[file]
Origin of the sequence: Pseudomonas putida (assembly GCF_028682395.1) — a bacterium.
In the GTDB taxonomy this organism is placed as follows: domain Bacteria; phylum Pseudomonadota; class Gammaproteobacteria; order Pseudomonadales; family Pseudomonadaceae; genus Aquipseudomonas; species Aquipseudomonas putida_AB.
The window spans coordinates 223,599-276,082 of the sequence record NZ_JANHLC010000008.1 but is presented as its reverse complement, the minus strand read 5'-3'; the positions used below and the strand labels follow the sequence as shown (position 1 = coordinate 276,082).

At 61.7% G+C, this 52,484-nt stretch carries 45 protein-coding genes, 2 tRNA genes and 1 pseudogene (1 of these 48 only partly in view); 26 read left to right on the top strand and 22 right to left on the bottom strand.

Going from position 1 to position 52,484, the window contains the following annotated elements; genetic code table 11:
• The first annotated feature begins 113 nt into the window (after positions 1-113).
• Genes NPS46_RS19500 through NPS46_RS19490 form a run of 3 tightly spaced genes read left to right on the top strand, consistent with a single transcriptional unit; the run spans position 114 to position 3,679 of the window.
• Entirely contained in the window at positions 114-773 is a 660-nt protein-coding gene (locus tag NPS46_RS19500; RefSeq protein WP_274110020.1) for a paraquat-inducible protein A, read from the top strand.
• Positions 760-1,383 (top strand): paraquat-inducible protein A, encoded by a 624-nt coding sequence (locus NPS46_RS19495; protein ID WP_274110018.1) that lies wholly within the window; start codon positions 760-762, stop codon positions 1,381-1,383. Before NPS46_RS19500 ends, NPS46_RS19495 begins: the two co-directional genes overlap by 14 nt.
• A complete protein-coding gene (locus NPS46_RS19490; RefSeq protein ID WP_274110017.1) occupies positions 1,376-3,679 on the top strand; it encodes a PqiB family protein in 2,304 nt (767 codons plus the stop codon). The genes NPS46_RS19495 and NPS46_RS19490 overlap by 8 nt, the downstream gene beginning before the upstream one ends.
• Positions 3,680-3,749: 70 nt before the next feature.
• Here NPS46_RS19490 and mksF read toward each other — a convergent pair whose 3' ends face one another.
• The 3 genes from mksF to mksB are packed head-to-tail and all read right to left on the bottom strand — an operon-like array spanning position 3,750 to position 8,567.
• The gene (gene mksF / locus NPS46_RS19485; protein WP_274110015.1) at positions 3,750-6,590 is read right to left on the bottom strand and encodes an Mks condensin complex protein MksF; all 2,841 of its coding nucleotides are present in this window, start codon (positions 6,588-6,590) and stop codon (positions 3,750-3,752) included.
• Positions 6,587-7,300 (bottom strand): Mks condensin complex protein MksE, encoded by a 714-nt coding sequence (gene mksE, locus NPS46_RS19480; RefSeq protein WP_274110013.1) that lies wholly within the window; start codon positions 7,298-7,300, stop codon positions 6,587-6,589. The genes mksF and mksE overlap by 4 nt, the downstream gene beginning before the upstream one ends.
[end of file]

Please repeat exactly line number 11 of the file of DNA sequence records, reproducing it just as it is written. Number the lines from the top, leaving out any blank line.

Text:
• Positions 3,680-3,749: 70 nt before the next feature.